I tried this conversation with another Nurse. This time, I was more specific. How does the risk from the machine compare to the risk from sunbathing at mid-day at the height of Summer? I think just the mention of sunbathing freaked this Nurse. It worried all of them: any mention of it would always produce the "Sunbathing - Cancer - BAD!" response. This time, it was even more entertaining. After the standard "Sunbathing gives you cancer" response, she went on to explain that many people do not realise the sun is always dangerous, even in Winter. The sun does not change its strength, so it is just as dangerous in Winter as it is in Summer, and just as dangerous in the evening as it is at mid-day. I decided not to pursue the conversation beyond this point.
I found it very perplexing that Dermatology will only give me a very few courses of Light Treatment - someone mentioned a maximum lifetime exposure of 200 somethings - because of the risk of skin cancer, but they absolutely refused to give my any information that would let me calculate how the risk from these 200 units compares to the risk from exposure to the sun outside the hospital. They tell me the sun is 'very dangerous' but they will give me the same treatment whether I spend hours in the sun every week of every Summer, or whether (as is the case) I hardly ever spend time in the sun and have not done any sunbathing since our family holidays in Polzeath.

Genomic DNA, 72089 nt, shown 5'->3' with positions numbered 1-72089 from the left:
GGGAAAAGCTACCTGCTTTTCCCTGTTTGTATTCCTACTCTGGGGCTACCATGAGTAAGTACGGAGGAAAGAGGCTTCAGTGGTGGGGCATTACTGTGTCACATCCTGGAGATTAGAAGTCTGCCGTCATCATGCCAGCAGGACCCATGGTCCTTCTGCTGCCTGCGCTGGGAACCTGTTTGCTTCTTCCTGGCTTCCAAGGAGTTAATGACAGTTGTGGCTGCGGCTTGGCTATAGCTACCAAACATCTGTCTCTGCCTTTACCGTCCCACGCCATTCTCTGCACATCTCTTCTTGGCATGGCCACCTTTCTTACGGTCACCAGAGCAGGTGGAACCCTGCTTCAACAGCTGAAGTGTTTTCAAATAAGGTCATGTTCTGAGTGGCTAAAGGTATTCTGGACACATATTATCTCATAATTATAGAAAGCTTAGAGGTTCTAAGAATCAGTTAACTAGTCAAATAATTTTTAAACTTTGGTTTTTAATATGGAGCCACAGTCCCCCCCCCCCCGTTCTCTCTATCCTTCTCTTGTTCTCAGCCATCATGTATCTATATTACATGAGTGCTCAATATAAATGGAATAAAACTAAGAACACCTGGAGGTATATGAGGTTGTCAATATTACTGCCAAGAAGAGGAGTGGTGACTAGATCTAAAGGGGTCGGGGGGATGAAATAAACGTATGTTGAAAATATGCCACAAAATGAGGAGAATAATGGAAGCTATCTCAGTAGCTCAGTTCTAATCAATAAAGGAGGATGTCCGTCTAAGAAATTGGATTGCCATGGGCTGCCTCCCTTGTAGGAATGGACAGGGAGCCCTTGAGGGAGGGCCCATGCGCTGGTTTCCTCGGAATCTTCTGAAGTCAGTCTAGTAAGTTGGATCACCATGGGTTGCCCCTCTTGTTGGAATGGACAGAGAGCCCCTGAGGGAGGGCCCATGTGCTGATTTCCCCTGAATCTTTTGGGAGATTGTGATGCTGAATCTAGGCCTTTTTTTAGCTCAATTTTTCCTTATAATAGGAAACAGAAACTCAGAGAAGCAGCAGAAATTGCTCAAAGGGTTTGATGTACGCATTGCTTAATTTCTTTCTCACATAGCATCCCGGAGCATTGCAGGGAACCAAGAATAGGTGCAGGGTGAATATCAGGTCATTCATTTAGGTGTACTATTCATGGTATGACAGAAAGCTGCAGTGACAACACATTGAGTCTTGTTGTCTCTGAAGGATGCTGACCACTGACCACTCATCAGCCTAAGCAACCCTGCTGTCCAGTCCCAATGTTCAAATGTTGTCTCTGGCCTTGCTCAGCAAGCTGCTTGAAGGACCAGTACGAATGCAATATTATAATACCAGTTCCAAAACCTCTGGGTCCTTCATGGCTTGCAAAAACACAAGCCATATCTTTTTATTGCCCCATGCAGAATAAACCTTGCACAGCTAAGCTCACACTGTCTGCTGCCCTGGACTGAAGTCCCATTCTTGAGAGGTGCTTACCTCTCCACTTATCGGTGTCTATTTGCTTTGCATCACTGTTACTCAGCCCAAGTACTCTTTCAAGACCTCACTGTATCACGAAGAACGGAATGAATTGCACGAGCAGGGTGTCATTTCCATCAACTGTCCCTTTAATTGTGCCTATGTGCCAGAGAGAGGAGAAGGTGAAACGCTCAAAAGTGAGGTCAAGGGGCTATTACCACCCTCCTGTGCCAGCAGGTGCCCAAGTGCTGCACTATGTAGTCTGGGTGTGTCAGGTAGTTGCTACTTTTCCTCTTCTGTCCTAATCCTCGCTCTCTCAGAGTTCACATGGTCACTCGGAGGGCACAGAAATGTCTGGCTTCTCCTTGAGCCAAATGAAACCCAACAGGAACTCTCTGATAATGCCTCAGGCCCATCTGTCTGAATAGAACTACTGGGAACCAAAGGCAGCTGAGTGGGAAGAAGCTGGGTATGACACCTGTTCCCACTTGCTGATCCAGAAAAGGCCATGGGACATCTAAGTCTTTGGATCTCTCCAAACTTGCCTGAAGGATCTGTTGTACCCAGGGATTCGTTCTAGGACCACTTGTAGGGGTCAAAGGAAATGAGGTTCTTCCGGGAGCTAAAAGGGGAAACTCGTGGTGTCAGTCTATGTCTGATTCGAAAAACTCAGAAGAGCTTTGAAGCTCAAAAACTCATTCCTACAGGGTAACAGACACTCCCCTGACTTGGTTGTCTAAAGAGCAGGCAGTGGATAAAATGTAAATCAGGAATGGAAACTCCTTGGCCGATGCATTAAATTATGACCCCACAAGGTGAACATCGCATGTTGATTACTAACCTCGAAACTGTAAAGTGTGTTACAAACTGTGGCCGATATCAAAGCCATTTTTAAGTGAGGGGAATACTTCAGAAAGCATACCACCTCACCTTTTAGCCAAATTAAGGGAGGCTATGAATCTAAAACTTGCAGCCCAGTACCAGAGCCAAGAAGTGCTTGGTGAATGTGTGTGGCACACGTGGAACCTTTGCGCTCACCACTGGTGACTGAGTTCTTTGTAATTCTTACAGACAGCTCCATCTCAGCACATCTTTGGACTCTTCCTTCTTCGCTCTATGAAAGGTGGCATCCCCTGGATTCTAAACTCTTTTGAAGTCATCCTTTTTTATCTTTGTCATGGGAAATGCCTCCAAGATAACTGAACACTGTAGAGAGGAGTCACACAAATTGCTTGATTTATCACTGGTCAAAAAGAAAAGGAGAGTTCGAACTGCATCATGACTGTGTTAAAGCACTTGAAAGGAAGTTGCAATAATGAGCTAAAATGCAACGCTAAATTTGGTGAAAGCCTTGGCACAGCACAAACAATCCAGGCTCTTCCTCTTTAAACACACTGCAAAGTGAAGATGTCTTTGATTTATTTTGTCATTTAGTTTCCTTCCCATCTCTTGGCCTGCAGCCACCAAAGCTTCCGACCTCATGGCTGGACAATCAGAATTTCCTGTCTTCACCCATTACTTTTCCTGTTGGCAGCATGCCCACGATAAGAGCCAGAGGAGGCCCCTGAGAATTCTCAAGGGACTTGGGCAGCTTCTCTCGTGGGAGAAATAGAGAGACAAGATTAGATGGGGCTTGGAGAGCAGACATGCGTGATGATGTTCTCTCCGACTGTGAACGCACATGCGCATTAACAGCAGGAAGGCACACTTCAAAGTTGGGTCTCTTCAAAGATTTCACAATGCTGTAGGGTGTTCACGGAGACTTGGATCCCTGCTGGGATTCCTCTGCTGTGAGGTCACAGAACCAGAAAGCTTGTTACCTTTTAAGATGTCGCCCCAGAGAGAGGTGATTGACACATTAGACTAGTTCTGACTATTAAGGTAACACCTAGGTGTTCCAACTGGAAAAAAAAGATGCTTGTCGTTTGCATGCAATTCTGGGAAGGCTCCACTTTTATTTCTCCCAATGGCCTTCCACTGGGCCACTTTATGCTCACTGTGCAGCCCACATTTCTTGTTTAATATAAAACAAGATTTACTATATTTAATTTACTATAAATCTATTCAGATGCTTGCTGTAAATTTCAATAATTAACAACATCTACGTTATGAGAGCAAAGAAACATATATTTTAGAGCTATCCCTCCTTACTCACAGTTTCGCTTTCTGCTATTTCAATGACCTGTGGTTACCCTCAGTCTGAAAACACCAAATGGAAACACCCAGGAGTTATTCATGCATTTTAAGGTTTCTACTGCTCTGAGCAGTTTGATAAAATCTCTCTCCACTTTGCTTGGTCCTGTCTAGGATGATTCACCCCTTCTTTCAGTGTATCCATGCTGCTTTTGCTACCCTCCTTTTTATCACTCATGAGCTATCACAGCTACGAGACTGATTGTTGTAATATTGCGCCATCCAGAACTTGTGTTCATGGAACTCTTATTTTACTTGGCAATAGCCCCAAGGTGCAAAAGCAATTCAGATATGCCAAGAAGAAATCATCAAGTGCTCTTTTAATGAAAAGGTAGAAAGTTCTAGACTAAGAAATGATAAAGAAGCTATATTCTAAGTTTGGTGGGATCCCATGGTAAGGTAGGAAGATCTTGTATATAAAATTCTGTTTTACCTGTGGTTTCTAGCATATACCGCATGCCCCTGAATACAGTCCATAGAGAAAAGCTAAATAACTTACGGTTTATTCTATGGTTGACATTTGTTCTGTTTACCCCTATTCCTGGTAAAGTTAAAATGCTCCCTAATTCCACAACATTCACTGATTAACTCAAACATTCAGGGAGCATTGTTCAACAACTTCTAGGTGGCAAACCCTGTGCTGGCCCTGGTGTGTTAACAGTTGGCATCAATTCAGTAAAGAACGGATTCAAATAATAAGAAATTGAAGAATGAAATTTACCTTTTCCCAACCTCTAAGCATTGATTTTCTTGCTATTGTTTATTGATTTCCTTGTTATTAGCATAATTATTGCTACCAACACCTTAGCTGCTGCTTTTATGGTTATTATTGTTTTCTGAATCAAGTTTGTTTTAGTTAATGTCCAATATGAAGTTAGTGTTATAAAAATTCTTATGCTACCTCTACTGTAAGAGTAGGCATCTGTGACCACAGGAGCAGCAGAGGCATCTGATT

The 200 'somethings' I discovered much later are 200 treatments. Yes, it really does not make any difference whether you have the lowest possible dose each time, or the highest, you are only allowed 200 sessions in a lifetime. Because of the risk of skin cancer. As the Americans say, "Go, figure."
I should also mention that I used to be very self-conscious about my body. As a child at the swimming pool, I would either use an individual changing cubicle, or wrap a towel around me to preserve my modesty - despite the fact that it was a male only changing room. I realised this was absurd, and over the years have trained myself to be more accepting of and comfortable with my body. This discipline came in very handy, as the nurses would regularly check that the treatment wasn't doing any harm, so I would need to take off the gown and stand there naked while a lady (all the nurses in this department were female) wandered round examining various parts of my anatomy. I was very glad that I had acclimatised myself over the years to cope with nudity.
On the 'not doing any harm' front, another regular oddity was the interrogation before each session. Since the last treatment, have I experienced any irritation or itching? The first time, of course I answered yes. That's why I'm here: my body is covered with eczema. No - any irritation or itching caused by the treatment. How do I tell whether it is caused by the treatment? No idea. They clearly had to ask this each time, and I rapidly learned to give the right answer. I wonder if everyone struggles to answer that question both honestly and helpfully?